The Good, The Bad And The Ugly Of Georgia Election Legislation

The Good, The Bad And The Ugly Of Georgia Election Legislation
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Controversy still abounds over the dubious 2020 Presidential election results despite attempts by big tech and the “lamestream” media to bury the issue of election fraud. However, real Election Integrity reforms are being held hostage by Democrats and Republicans. They are trying to use it to gain more power by legislating themselves election advantages. On the national level, Democrats created HR1 with a variety of election provisions, (some unconstitutional), all in an attempt to gain permanent control of the American government.  Although details of these are outside the scope of our Georgia Election Integrity Series, weare compelled to point out that most of the provisions benefit Democrats, not American voters.

Likewise, on the state level, Georgia Republican leadership is taking a similar tack in trying to consolidate their power with two omnibus bills and a dozen more pieces of legislation, much of which benefit Republicans but not Georgia voters. In fairness, there are some good provisions along with the bad ones in the omnibus bills but as we explained in our 4th installment of our Georgia Election Integrity Series, neither prevents the election fraud that likely occurred in the November 3rd, 2020 General Election. That is the ugly part of both bills. Specifically, here are some examples of the good, the bad and the ugly in the omnibus bills sponsored by the Georgia Republican leadership.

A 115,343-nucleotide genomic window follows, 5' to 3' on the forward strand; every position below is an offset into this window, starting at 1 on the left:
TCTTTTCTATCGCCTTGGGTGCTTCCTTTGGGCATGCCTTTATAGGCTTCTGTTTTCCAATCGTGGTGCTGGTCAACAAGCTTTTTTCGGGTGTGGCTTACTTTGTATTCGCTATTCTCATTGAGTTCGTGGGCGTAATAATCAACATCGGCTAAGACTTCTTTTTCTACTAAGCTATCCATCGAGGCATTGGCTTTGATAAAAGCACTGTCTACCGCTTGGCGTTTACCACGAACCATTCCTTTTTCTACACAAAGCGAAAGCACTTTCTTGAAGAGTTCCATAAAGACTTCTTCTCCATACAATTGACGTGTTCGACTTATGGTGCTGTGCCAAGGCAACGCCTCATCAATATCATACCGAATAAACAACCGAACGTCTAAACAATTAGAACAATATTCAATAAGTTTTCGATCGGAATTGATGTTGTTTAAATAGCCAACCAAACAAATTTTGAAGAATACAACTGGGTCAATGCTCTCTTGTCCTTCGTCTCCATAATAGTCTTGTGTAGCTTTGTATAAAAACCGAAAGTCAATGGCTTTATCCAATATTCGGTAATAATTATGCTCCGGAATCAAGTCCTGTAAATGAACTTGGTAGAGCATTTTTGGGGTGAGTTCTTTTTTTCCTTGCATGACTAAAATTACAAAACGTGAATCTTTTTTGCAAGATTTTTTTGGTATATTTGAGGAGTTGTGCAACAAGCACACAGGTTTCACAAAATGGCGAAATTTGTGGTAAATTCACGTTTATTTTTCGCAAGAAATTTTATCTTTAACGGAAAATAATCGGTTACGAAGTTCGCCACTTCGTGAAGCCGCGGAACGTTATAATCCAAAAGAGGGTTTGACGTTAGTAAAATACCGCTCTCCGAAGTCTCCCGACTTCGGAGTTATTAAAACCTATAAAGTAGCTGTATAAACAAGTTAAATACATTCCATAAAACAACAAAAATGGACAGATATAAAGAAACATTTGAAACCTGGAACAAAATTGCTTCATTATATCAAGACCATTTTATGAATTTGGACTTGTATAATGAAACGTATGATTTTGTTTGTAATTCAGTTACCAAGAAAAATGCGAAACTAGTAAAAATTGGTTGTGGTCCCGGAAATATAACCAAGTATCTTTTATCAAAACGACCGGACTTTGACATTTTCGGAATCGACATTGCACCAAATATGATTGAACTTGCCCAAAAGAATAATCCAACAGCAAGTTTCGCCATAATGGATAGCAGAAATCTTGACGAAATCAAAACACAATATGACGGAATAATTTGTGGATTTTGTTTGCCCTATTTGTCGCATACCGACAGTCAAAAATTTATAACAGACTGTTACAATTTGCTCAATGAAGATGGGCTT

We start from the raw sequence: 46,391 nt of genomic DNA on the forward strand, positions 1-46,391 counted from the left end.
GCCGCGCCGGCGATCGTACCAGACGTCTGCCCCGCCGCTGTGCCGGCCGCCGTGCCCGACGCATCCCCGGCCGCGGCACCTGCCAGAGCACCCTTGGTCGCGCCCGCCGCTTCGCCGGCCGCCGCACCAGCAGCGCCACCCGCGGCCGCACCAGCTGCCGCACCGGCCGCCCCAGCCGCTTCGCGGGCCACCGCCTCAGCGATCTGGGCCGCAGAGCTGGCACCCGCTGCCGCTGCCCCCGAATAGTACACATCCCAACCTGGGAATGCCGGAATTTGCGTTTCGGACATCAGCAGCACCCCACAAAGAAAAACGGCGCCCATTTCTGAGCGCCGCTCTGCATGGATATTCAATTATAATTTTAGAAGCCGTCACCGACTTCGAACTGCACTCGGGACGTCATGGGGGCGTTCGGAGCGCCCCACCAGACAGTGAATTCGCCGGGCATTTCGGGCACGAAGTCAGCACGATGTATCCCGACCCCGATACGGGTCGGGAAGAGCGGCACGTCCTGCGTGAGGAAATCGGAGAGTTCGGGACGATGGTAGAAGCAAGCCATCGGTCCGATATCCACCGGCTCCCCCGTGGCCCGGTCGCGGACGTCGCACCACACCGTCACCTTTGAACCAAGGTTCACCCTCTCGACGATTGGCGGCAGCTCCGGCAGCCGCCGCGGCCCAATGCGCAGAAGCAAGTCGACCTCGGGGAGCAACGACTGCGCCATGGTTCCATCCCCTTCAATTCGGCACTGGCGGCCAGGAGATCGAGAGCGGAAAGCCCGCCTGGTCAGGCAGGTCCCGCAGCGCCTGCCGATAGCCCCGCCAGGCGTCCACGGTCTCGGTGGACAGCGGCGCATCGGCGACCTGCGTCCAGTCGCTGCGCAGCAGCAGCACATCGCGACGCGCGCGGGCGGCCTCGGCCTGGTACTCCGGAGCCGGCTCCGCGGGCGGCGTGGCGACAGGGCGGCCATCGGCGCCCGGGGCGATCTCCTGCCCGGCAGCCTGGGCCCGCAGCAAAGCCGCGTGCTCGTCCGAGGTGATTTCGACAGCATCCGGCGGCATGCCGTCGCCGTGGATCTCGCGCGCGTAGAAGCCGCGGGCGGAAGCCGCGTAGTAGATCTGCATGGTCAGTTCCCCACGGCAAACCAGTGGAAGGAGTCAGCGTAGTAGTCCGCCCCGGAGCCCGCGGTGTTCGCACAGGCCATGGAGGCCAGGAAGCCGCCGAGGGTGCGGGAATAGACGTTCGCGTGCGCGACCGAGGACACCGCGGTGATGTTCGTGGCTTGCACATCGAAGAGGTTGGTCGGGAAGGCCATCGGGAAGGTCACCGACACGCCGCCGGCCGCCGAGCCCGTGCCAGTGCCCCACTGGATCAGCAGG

GOOD

Mobile Precinct Limitations:

Mobile precincts are limited to the emergency replacement of inoperable precincts by SB241. That is a good thing since they appeared to be a potential source of fraud in Fulton County as the mobile precincts travelled around collecting ballots at different locations.

Private Election Funding Elimination:

HB531 proposes to eliminate private funding of elections which was allowed under Secretary of State (SOS) Brad Raffensperger. This funding by individuals with political agendas disproportionally benefited certain counties with demographic areas that were aligned with those agendas. An often-used example is the millions of funds spent on certain county election operations by Facebook founder Mark Zuckerberg. Facebook has a rather blatant political agenda of suppression that interfered with the 2020 elections. This is a direct violation of the equal protection clauses of the U.S. and Georgia Constitutions.

Moving Drop Boxes to Within Early Voting Locations:

HB531 proposes to restrict ballot drop boxes to early voting locations. The drop boxes that were implemented by SOS Raffensperger were a horribly bad idea that facilitated ballot harvesting by political operatives in the 2020 election. The boxes were not distributed equally among counties and further violated equal protection clauses of the U.S. and Georgia Constitutions. Money was spent not only on the drop boxes but on video cameras for surveillance.  A Gwinnett Co. resident was told it would cost $15,000 to get the Gwinnett video recordings. He engaged the Attorney General’s office and spent two months trying to acquire them. Fulton Co. told him he would have to show up in person to view their recordings and DeKalb Co. never responded to his request.